I dont remember her history....what are the reasons she has such problems??

    HUGS, go easy on yourself... Dee
  4. AnnieO

    AnnieO Shooting from the Hip

    I always love my kids... But I do NOT always like them. My Mom has said the same to me, about me.

    That said... sometimes, you just canNOT try harder.
  5. TerryJ2

    TerryJ2 Well-Known Member

    Urameanmommie, I am so sorry. I've felt like that many times about my son, but never to the extent you are experiencing it. Do you have a therapist? S/he will teach you how to detach. You've got to learn if you are going to continue to parent your daughter. I disagree with-your grandmother that you have to try harder. She doesn't have a clue. What I would recommend is detachment, instead. Seriously, you can only give so much.
    Once you have learned to detach, you may be able to see your daughter more clearly and some of her behaviors, looks, bits of conversation or whatever may actually turn out to be likeable. It worked for me. I work on it every day. It's a process, so don't expect to just one day be able to detach. ;)
    I would definitely still be in a photo with-her (too late now for Disney) and do what you have to do ... hold your breath, pretend you are putting your arm around a statue, whatever, but include her because she is still a part of your family. (I used to pretend that my son's outbursts were a really horrid show on TV ... ;) )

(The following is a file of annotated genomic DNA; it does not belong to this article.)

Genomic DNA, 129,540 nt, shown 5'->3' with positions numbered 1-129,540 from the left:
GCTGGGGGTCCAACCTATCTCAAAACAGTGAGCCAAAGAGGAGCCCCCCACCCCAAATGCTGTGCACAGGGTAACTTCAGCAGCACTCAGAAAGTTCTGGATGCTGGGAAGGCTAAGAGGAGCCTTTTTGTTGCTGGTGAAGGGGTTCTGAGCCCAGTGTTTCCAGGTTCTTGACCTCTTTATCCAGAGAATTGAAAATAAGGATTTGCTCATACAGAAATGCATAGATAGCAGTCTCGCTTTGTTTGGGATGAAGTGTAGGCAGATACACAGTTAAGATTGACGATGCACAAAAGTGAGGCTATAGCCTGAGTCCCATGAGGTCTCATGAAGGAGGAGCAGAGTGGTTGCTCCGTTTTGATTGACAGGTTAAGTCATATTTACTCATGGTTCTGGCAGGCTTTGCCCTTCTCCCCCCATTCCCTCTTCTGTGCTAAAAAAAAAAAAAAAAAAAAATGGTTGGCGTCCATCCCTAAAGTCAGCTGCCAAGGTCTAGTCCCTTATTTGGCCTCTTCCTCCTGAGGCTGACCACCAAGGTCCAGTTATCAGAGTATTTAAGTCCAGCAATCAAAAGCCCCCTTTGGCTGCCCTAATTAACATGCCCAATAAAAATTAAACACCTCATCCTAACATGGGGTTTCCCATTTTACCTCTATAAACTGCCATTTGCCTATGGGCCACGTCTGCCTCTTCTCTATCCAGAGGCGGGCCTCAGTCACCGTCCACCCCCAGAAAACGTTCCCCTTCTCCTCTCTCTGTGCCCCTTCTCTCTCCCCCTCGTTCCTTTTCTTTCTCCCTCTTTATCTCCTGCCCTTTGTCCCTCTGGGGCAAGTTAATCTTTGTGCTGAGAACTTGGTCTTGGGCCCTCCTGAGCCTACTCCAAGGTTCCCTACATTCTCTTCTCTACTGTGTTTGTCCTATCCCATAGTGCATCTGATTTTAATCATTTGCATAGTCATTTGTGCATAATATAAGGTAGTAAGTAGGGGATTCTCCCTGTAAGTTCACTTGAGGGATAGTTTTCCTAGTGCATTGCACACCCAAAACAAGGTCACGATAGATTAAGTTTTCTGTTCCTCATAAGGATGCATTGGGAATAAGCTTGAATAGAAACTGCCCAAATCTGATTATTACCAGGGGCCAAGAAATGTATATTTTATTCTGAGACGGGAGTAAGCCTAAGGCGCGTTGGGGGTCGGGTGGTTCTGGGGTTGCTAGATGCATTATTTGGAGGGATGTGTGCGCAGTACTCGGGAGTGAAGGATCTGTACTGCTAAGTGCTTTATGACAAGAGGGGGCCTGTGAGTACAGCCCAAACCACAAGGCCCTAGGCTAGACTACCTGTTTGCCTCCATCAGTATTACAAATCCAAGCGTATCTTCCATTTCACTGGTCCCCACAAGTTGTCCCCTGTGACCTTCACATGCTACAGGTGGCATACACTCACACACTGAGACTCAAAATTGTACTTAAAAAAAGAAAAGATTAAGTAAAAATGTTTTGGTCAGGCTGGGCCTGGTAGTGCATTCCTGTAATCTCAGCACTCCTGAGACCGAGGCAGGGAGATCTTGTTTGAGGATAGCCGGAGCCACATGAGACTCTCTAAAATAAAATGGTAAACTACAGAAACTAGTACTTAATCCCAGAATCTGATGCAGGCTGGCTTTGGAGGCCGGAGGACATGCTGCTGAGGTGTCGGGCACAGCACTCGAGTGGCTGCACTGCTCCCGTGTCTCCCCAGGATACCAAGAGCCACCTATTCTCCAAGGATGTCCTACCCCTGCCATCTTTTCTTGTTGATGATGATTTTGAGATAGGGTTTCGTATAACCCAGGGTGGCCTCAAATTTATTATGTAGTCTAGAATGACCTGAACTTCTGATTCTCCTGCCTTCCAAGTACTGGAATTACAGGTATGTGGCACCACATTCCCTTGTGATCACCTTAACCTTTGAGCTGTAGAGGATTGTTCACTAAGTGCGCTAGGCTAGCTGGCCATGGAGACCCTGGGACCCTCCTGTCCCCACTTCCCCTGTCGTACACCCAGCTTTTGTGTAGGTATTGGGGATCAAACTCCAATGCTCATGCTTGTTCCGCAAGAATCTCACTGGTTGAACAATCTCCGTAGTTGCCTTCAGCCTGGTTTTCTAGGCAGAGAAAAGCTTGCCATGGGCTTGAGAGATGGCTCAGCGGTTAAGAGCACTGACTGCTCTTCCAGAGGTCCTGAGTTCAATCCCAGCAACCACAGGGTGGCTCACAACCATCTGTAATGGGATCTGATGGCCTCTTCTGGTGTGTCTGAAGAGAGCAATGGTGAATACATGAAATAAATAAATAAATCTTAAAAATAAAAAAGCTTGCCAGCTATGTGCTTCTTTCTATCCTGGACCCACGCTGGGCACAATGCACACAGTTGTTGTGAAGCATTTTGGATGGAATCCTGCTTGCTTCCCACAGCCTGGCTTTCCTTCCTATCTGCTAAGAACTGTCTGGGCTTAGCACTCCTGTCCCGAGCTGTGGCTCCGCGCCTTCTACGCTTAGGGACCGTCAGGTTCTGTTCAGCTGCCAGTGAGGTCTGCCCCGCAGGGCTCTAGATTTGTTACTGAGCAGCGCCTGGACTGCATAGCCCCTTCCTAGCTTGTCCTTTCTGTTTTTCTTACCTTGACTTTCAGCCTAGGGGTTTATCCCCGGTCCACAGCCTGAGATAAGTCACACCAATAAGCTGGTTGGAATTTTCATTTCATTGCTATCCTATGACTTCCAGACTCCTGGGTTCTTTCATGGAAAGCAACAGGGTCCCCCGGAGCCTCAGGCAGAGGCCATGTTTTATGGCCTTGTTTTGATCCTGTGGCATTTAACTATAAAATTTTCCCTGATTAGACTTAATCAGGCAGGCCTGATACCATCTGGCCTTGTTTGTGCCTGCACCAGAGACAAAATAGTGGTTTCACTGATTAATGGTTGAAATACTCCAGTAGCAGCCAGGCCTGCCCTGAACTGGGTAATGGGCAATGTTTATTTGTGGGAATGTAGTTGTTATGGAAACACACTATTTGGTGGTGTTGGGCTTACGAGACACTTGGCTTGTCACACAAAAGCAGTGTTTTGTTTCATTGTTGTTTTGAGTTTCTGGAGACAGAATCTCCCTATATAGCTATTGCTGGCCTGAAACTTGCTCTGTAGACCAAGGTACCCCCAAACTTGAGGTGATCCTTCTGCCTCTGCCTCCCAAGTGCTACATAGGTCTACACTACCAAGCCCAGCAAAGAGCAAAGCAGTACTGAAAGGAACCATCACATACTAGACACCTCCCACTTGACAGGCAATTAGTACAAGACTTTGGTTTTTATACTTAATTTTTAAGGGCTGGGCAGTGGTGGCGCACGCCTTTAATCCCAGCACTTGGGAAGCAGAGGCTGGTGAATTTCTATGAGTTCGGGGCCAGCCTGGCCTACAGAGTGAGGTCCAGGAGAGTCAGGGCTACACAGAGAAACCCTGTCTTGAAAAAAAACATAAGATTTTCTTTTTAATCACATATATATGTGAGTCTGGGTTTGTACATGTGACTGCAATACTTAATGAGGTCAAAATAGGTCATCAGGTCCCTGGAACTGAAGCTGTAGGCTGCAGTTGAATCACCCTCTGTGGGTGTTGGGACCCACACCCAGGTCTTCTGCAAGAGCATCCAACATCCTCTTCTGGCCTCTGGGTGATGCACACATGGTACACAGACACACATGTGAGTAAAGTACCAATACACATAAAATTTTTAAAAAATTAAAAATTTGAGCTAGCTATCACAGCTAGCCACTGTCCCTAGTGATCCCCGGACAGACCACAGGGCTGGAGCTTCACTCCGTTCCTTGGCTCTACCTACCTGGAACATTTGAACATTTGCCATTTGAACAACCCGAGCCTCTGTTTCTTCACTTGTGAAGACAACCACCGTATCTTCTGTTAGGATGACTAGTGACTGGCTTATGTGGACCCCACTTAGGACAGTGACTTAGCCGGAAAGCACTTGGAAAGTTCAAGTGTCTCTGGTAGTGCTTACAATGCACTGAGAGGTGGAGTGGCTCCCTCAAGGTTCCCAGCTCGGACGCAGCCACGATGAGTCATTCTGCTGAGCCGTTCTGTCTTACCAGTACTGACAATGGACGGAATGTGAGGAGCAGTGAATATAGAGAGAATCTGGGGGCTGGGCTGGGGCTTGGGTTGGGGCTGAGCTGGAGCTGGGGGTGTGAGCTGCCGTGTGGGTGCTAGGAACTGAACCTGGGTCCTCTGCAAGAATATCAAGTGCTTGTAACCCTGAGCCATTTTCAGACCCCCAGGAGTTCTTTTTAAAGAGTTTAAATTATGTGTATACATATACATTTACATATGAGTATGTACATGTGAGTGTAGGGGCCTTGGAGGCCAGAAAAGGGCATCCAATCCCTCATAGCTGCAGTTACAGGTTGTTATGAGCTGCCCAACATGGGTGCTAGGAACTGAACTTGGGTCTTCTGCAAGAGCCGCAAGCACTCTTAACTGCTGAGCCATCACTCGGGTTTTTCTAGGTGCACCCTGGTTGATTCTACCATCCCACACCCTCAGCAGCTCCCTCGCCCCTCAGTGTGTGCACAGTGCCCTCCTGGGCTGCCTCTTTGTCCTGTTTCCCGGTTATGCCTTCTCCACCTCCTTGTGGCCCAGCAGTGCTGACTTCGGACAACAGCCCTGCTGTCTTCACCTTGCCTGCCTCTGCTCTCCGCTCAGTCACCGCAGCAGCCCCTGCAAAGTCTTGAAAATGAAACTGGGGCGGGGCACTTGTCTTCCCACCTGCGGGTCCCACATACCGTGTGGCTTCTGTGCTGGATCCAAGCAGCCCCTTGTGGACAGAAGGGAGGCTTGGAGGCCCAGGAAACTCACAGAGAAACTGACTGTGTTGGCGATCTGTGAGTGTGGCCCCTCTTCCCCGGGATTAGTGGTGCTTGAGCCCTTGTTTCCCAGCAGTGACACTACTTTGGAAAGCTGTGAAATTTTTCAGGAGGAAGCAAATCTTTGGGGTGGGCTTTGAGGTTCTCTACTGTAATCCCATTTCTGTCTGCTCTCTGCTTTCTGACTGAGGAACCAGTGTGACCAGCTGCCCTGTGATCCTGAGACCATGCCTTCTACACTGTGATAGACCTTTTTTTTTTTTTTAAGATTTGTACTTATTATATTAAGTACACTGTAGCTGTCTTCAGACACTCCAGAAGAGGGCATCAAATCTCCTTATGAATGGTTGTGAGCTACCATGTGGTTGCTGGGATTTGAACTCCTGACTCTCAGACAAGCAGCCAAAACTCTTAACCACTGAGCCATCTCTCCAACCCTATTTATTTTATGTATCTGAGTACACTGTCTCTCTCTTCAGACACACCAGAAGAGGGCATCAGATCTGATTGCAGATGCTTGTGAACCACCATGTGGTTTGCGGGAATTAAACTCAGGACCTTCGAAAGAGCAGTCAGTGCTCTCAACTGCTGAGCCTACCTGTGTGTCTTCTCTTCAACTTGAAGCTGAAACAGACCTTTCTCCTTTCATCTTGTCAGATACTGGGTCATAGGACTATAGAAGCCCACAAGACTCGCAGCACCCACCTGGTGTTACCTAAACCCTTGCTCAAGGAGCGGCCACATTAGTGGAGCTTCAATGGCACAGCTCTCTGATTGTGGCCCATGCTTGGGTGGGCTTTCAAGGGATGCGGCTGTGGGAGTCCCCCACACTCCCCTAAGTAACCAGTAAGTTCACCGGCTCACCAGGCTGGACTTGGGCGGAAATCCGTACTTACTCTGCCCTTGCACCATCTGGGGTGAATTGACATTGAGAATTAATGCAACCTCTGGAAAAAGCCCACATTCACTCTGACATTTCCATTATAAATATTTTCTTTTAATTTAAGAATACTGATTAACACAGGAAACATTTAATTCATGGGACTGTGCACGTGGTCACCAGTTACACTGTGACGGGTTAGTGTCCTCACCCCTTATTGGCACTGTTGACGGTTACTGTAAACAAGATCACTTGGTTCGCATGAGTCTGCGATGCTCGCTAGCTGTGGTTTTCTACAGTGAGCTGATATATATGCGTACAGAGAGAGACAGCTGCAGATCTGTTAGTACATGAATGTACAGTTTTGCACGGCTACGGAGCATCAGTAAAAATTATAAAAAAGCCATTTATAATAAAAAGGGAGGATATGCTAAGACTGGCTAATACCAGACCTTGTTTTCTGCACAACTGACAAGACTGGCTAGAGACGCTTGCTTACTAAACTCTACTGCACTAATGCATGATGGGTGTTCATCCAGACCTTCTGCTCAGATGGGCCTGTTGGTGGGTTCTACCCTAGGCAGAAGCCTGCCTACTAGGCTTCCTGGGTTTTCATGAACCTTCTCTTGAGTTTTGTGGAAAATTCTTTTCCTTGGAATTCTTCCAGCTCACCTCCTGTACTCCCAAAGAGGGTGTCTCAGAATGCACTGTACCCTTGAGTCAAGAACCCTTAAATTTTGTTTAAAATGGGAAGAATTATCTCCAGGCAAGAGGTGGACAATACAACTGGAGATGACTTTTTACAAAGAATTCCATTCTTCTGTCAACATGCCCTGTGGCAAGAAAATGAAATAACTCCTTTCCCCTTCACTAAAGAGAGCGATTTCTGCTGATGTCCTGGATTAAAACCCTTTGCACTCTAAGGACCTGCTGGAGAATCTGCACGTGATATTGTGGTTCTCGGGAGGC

I would also change around her medications and get more therapy for her because at the moment, it sounds like you are spinning your wheels and not making any progress.
  6. buddy

    buddy New Member

    I love how terry put it... I was thinking of how to say it but I dont live that kind of detachment life as much. but as she puts it in this context I can see that is a great way to say it. That is exactly what I have naturally started to do lately. It just gets to be too much and when you are too close, for me anyway, it is hard to make objective parenting decisions in his best interest. I say things too quickly that I regret then... not ugly things but things that make the situation worse or increase his anxiety by going to a strict consequence route instead of more moderate.... a consequence and a way to solve things and do better...

    yeah, just saying try harder when you have spent every ounce of energy on this child who can bleed you dry... not the right way to say it. For me it is just making conscious choices to do things that help me feel better about things... Doesn't always work but usually does. Some days, just having him gone works really well. Sigh. For you, will be something different.
  7. pajamas

    pajamas Member